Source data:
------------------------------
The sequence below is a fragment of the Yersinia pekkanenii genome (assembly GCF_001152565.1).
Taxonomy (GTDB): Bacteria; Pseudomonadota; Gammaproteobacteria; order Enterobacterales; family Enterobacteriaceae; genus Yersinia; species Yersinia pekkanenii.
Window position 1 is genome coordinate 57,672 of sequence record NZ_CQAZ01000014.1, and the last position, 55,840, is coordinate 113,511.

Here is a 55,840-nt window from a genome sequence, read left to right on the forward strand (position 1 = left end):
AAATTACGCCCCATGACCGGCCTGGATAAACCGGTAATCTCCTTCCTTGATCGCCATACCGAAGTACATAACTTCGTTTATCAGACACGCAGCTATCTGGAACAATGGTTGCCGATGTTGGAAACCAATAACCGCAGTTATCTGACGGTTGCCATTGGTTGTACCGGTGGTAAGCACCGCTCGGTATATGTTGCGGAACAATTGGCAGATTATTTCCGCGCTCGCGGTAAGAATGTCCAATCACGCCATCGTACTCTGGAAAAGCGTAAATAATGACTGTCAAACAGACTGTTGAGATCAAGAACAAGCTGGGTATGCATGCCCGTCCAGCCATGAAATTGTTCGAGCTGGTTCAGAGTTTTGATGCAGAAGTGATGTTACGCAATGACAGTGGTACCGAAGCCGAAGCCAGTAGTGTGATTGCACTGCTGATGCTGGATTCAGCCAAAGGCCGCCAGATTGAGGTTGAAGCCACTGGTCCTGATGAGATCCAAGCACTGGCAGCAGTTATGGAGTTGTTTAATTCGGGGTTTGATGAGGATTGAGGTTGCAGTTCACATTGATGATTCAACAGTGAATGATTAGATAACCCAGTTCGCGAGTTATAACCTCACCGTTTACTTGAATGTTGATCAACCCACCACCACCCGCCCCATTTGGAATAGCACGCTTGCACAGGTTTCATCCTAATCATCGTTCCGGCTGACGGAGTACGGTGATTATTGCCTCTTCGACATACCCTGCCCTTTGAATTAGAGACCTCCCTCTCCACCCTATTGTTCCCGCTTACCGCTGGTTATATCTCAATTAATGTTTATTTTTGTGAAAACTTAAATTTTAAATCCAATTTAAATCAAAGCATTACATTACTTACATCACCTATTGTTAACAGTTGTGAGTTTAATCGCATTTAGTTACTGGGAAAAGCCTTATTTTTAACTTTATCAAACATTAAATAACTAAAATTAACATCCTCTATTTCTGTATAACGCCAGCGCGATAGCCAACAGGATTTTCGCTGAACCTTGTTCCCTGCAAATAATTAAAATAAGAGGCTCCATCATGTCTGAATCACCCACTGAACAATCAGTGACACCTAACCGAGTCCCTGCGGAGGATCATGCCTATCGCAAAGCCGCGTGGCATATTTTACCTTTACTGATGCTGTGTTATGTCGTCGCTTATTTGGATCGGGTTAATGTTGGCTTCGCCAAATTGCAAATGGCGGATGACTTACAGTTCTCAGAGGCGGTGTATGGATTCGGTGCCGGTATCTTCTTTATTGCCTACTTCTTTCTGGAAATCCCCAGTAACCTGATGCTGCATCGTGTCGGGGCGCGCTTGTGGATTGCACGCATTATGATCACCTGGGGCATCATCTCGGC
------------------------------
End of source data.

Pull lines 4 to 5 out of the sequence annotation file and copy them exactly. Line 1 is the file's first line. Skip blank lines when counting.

Here is a 55,840-nt window from a genome sequence, read left to right on the forward strand (position 1 = left end):
AAATTACGCCCCATGACCGGCCTGGATAAACCGGTAATCTCCTTCCTTGATCGCCATACCGAAGTACATAACTTCGTTTATCAGACACGCAGCTATCTGGAACAATGGTTGCCGATGTTGGAAACCAATAACCGCAGTTATCTGACGGTTGCCATTGGTTGTACCGGTGGTAAGCACCGCTCGGTATATGTTGCGGAACAATTGGCAGATTATTTCCGCGCTCGCGGTAAGAATGTCCAATCACGCCATCGTACTCTGGAAAAGCGTAAATAATGACTGTCAAACAGACTGTTGAGATCAAGAACAAGCTGGGTATGCATGCCCGTCCAGCCATGAAATTGTTCGAGCTGGTTCAGAGTTTTGATGCAGAAGTGATGTTACGCAATGACAGTGGTACCGAAGCCGAAGCCAGTAGTGTGATTGCACTGCTGATGCTGGATTCAGCCAAAGGCCGCCAGATTGAGGTTGAAGCCACTGGTCCTGATGAGATCCAAGCACTGGCAGCAGTTATGGAGTTGTTTAATTCGGGGTTTGATGAGGATTGAGGTTGCAGTTCACATTGATGATTCAACAGTGAATGATTAGATAACCCAGTTCGCGAGTTATAACCTCACCGTTTACTTGAATGTTGATCAACCCACCACCACCCGCCCCATTTGGAATAGCACGCTTGCACAGGTTTCATCCTAATCATCGTTCCGGCTGACGGAGTACGGTGATTATTGCCTCTTCGACATACCCTGCCCTTTGAATTAGAGACCTCCCTCTCCACCCTATTGTTCCCGCTTACCGCTGGTTATATCTCAATTAATGTTTATTTTTGTGAAAACTTAAATTTTAAATCCAATTTAAATCAAAGCATTACATTACTTACATCACCTATTGTTAACAGTTGTGAGTTTAATCGCATTTAGTTACTGGGAAAAGCCTTATTTTTAACTTTATCAAACATTAAATAACTAAAATTAACATCCTCTATTTCTGTATAACGCCAGCGCGATAGCCAACAGGATTTTCGCTGAACCTTGTTCCCTGCAAATAATTAAAATAAGAGGCTCCATCATGTCTGAATCACCCACTGAACAATCAGTGACACCTAACCGAGTCCCTGCGGAGGATCATGCCTATCGCAAAGCCGCGTGGCATATTTTACCTTTACTGATGCTGTGTTATGTCGTCGCTTATTTGGATCGGGTTAATGTTGGCTTCGCCAAATTGCAAATGGCGGATGACTTACAGTTCTCAGAGGCGGTGTATGGATTCGGTGCCGGTATCTTCTTTATTGCCTACTTCTTTCTGGAAATCCCCAGTAACCTGATGCTGCATCGTGTCGGGGCGCGCTTGTGGATTGCACGCATTATGATCACCTGGGGCATCATCTCGGC